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FCC Chairman Ajit Pai. Photo: Alex Wong/Getty Images

The Federal Communications Commission's Republican chairman on Monday opposed a plan under consideration by the Trump White House to build a 5G mobile network, nationalizing what has long been the role of private wireless carriers like AT&T and Verizon. "I oppose any proposal for the federal government to build and operate a nationwide 5G network," said Chairman Ajit Pai.

Why it matters: The FCC's reaction doesn't bode well for the proposal the Trump administration is considering, first reported by Axios on Sunday night, since it's one of the main government agencies when it comes to wireless issues.

The details:

  • "I oppose any proposal for the federal government to build and operate a nationwide 5G network. The main lesson to draw from the wireless sector’s development over the past three decades—including American leadership in 4G—is that the market, not government, is best positioned to drive innovation and investment," Pai said in a statement. "Any federal effort to construct a nationalized 5G network would be a costly and counterproductive distraction from the policies we need to help the United States win the 5G future.”
  • He was joined by another Republican FCC commissioner. “I’ve seen lead balloons tried in D.C. before but this is like a balloon made out of a Ford Pinto,” said Michael O’Rielly in a separate statement. “If accurate, the Axios story suggests options that may be under consideration by the Administration that are nonsensical and do not recognize the current marketplace.”
  • Brendan Carr, another Republican on the commission, said in a statement that any "suggestion that the federal government should build and operate a nationwide 5G network is a non-starter." Jessica Rosenworcel, one of the commission's two Democrats, also criticized the proposal in a tweet.
  • " A network built by the federal government, I fear, does not leverage the best approach needed for our nation to win the 5G race," said Mignon Clyburn, the other Democratic commissioner.
  • David Redl, the top Commerce Department official on spectrum issues, declined to comment when approached by reporters at a conference on Monday morning.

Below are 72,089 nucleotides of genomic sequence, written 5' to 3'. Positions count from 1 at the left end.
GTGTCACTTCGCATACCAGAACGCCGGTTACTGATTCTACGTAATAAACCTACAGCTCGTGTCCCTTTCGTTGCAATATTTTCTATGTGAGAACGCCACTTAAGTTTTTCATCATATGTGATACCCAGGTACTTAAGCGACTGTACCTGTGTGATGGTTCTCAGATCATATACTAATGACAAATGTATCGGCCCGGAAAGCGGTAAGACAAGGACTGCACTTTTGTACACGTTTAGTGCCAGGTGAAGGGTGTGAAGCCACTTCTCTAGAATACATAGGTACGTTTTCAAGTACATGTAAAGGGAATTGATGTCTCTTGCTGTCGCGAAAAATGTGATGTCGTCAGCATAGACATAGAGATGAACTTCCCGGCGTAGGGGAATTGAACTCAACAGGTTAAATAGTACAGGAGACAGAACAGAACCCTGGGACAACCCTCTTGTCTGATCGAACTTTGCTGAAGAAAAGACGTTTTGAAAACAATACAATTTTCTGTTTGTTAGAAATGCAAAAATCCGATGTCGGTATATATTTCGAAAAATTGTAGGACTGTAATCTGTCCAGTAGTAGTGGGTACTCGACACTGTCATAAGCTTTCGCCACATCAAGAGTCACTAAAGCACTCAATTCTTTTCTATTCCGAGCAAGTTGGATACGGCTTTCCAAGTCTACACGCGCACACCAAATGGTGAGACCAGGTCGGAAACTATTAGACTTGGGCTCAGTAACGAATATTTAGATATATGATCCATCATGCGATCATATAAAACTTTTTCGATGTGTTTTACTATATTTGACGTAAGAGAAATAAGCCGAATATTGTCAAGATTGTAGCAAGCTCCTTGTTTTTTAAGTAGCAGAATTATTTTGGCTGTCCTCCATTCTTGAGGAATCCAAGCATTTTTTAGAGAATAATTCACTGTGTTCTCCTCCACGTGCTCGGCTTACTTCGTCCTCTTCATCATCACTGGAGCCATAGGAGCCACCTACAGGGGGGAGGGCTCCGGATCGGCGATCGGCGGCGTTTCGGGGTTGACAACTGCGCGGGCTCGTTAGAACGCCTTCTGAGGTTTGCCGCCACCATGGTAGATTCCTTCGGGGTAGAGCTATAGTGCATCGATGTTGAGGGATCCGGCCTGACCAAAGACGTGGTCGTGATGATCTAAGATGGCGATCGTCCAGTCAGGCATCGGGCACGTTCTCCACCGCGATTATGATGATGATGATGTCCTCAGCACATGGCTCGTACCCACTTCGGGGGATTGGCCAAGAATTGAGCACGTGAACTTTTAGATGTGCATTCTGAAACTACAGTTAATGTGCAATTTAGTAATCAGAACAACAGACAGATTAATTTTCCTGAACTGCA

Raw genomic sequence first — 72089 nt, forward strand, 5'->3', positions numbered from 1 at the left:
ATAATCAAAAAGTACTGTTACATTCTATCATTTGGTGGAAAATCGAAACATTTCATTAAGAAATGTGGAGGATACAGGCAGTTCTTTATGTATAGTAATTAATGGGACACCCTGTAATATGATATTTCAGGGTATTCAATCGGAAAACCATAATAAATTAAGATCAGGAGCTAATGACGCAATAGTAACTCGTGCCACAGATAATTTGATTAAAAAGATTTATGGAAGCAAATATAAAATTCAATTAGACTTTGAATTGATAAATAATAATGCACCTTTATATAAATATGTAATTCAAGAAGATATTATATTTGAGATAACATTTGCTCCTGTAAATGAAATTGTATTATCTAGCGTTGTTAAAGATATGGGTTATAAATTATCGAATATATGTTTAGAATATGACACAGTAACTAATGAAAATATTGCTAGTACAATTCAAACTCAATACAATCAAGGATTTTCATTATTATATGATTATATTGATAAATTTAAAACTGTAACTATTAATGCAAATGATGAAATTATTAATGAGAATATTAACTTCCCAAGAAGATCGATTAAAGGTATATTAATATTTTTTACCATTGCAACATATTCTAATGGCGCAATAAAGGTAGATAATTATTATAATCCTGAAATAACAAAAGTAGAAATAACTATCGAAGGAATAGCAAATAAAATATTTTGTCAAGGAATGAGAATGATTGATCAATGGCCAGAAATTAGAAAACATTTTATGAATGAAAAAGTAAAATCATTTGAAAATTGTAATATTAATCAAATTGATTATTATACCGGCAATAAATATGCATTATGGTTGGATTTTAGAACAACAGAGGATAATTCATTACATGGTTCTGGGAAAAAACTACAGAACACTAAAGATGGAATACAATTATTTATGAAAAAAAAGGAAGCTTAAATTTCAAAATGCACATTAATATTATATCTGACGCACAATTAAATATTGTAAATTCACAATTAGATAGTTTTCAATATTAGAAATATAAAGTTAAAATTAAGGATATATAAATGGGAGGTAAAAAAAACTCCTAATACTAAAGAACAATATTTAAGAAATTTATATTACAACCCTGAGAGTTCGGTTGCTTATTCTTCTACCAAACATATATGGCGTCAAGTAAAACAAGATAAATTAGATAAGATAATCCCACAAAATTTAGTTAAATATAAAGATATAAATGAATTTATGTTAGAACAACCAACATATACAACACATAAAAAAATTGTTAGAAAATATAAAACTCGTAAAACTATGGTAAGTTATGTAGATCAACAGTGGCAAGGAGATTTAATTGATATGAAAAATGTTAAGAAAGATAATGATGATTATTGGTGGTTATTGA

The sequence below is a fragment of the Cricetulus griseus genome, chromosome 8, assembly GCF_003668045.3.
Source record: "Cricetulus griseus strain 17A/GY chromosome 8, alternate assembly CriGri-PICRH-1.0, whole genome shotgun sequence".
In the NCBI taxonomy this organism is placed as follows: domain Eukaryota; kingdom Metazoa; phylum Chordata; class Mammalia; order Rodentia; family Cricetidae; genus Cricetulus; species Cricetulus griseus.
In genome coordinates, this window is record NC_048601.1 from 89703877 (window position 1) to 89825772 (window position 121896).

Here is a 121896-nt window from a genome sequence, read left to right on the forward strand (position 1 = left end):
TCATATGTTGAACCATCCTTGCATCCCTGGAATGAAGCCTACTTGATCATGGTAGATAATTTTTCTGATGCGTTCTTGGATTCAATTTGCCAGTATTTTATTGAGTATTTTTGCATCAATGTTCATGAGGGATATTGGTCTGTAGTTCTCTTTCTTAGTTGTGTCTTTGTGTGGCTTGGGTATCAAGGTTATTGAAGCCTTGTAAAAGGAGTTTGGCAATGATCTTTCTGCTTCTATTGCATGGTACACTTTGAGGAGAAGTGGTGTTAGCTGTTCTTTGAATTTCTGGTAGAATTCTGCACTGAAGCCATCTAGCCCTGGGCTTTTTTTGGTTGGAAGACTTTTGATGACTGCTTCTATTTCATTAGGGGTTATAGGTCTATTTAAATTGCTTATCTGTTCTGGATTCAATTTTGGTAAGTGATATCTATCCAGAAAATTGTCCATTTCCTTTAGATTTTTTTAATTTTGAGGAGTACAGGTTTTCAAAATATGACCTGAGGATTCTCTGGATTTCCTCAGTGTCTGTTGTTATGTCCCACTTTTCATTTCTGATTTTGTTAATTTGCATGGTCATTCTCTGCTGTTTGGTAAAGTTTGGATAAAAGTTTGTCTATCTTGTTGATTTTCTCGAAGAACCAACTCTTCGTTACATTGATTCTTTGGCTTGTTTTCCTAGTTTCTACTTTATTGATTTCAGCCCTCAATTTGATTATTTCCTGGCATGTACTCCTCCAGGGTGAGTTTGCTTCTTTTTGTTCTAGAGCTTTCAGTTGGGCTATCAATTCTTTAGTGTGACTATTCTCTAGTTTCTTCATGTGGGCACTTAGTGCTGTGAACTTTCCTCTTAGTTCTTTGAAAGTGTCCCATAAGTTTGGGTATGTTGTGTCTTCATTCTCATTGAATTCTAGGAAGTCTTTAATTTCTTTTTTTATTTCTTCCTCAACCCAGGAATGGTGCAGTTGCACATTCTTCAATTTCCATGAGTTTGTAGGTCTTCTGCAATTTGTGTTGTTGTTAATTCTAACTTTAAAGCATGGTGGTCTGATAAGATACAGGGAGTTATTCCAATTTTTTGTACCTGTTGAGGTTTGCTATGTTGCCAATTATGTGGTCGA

The statements follow skeptical comments from the wireless industry. "The government should pursue the free market policies that enabled the U.S. wireless industry to win the race to 4G," said Meredith Attwell Baker, the CEO of trade group CTIA.

Go deeper: The questions and concerns raised by nationalizing a portion of the 5G network

This story was updated to add Michael O’Rielly’s statement. A second update added David Redl’s reaction. A third update added references to statements from Brendan Carr and Jessica Rosenworcel. The post was updated a fourth time to reflect Mignon Clyburn's statement.

Go deeper

Updated 3 hours ago - Politics & Policy

Arizona GOP's private recount of 2020 election confirms Biden's win

Contractors working on behalf of the GOP examine and recount 2020 ballots at Arizona Veterans Memorial Coliseum in Phoenix in May. Photo: Courtney Pedroza/Getty Images

In an odd coda to the 2020 election, private contractors conducting a GOP-commissioned recount in Arizona confirmed President Biden’s win in Maricopa County.

Why it matters: The unofficial, party-driven recount has been heavily covered on cable news as part of former President Trump's continued effort to sow doubt about the election result.

Del Rio bridge camp empty following Haitian migrant surge

A boy bathes himself in a jug of water inside a migrant camp at the U.S.-Mexico border on Sept. 21 in Del Rio, Texas. Photo: John Moore/Getty Images

The last migrants camping under the Del Rio International Bridge, which connects Texas and Mexico, departed on Friday, Homeland Security Secretary Alejandro Mayorkas announced during a White House press briefing.

Driving the news: Thousands of migrants, mostly from Haiti, had arrived to the makeshift camp after crossing the southern border seeking asylum. Roughly 1,800 migrants will now head to U.S. Customs and Border Protection processing centers.

White House says it expects federal contractors to be vaccinated by Dec. 8

Photo: Stefani Reynolds/Bloomberg via Getty Images

The White House said in new guidance Friday that it expects millions of federal contractors to be vaccinated against the coronavirus no later than Dec. 8.

Why it matters: Companies with federal contractors have been waiting for formal guidance from the White House before requiring those employees to get vaccinated, according to Reuters.